Then the giant waked, and rose roaring. Those Dwarves who were yet in his bedchamber when he slammed shut its great door, he slew. And when day came, he most carefully examined all the rest, blinding any upon whom he discovered the least trace of his blood. And lastly, he declared an end to the stipend he had previously granted to each Dwarf for bread and meat. Thenceforward, they were made to beg those who had been their victims in times past for peelings and state crusts, and were made to work harder than ever, toiling for the giant from the first light of the star that the Arabs call Gienah until the last stall in the market closed.

That they hated him goes without saying. Year followed year, and in all those years there came not a night in which they did not dream of murder. To their children and their grandchildren they whispered of revenge about the fire, and they painted their doorposts and lintels with certain uncouth signs, red or black, whose signification they themselves well understood.

At last the giant grew old. His step was no longer so quick as it had been, nor his voice so loud, nor his eyes so keen. He fell ill, and when word of it went abroad, Shee and Sidhe, Fairy and Sprite, Kobold, Nisse, and Centaur, Goblin and Demon trooped to his palace, bringing with them gifts they hoped might bring him pleasure: Hams smoked with rare woods, so great in size that no champion of the Trolls could lift one to his shoulder; tuns brimming with wine, ale, and strong beer; salt whales, their tails in their mouths, with pickled melons for eyes; perfumes in crystal and incense in thuribles hollowed from diamonds, and with these many meadows of blossoms: yellow, red, incarnadine, mauve, and celestine. And weapons of hammered steel, chased with gold. The old giant received them in the Great Court and blessed them, smiled upon them, spoke with them for a time, and sent them away. Sadly they returned to their own homes and countries, there to pray for him, and sacrifice, and sing.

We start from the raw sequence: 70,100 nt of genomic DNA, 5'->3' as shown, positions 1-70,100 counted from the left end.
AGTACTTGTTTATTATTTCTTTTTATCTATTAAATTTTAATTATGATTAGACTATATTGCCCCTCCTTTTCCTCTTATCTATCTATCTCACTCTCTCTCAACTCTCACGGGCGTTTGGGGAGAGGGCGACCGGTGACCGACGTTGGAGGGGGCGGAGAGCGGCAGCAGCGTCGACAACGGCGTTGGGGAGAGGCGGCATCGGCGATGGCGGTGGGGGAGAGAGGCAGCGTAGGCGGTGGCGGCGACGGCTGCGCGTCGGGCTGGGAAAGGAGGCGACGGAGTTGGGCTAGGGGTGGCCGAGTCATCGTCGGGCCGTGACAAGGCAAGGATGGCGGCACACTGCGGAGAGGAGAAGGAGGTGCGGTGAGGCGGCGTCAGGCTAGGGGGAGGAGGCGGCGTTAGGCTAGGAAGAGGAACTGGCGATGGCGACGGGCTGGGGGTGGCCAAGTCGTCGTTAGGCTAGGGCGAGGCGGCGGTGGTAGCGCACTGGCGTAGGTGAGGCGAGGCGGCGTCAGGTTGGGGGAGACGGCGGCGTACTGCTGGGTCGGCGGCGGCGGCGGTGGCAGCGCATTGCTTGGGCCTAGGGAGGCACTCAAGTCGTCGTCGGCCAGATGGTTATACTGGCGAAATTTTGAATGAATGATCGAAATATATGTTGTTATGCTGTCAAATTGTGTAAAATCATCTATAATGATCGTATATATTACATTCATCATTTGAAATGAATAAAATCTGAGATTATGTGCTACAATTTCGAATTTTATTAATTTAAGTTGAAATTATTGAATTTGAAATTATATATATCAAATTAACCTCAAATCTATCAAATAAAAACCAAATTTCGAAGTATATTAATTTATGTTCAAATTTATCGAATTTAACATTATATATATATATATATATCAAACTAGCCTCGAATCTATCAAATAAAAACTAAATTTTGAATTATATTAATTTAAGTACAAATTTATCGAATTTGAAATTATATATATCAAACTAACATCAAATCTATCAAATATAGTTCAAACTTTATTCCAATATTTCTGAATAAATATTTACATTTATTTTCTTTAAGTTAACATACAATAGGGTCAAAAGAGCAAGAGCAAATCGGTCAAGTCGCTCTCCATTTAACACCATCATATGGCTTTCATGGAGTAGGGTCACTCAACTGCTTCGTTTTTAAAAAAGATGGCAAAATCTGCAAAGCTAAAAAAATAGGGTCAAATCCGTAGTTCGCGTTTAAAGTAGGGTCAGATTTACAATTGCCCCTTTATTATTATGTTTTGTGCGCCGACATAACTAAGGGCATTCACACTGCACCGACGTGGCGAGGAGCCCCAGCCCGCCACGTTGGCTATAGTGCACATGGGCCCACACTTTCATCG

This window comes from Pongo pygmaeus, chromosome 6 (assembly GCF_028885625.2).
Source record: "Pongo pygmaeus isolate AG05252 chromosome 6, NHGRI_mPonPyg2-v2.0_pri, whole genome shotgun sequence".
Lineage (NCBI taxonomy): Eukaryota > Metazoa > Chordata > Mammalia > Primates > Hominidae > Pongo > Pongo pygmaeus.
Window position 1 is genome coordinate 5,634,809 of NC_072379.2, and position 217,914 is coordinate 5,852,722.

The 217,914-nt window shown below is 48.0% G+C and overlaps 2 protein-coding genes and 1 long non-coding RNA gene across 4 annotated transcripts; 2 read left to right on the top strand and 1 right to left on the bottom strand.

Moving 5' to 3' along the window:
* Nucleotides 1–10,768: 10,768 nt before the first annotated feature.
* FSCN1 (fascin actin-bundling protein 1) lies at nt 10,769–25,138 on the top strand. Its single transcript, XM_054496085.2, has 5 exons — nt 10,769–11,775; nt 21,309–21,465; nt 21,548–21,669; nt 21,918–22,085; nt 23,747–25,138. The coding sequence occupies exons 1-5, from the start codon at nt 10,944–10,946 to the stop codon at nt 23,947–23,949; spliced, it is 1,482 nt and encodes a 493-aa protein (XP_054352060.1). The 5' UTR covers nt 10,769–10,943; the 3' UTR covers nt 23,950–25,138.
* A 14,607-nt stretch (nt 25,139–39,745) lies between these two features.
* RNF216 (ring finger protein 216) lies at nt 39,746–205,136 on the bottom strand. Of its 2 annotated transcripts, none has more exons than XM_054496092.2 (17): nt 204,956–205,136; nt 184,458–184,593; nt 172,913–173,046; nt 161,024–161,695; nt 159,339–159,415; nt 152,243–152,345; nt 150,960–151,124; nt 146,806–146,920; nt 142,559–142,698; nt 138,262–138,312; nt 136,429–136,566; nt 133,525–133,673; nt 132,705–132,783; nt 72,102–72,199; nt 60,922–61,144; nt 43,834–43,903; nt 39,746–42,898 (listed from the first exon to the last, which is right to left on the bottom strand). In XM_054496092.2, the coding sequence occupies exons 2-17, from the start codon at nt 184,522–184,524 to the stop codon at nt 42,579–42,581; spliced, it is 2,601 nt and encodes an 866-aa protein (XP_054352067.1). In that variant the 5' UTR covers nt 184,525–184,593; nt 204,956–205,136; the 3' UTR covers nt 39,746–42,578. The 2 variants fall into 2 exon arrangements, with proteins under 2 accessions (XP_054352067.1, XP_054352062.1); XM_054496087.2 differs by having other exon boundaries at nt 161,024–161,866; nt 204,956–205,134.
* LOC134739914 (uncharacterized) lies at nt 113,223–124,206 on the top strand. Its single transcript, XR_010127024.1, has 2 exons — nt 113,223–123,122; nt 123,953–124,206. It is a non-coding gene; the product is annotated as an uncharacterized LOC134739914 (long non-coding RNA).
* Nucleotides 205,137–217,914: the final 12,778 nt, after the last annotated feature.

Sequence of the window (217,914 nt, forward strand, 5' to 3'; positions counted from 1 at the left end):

But the Dwarves, seeing how many, and how vast and rich, were the gifts that had been brought him, and seeing too that he himself was no longer the great and terrible foe of whom their fathers had spoken, then contrived the Second Plot.

And when the last Nixie had departed, leaving behind her gift of silver foam, and the giant dozed in his chair, they heaped about it all the wood that they could gather—that which had been meant to feed the palace fires, and furniture, and precious painted carvings, too, the work of the great xyloglyphists of old, whereby might be seen many a figure quaint yet imbued with a curious grace, and even the sticks and stumps of their own huts, with all their thatching and daubed doorposts. And to all this mass, which at last rose higher than the giant’s waist, they put fire in a score of places.

So terrified were they of the giant, that the first had fled before the last torch was applied. Yet some few stayed behind to watch—a dozen (or so the legend reports) through the crevice of a certain door, half a hundred peering between the petals and leaves of the hills of blossoms, each thinking himself or herself alone.

Up climbed the smoke, and the flames after it. Burned through, some accidental prop in the mountainous pile of heaped wood broke, and half the whole shifted with a grinding roar, so that a column of sparks vied for a time with all the watching stars.

At last the giant stirred, and blinked, and closed his great, slow eyes again. Perhaps he heard the twittering of the Dwarves’ distress through the crackling of the flames. Perhaps not. However that may have been, it is certain that he shouted so loudly that the very walls of his palace shook, rose and kicked the fire apart, and with a half-burned brand for a club hunted and slew all he found that night, battering the trees till showers of Dwarves dropped like ripe fruit, and stamping, stamping, stamping, until scarcely one of the fallen Dwarves still drew breath.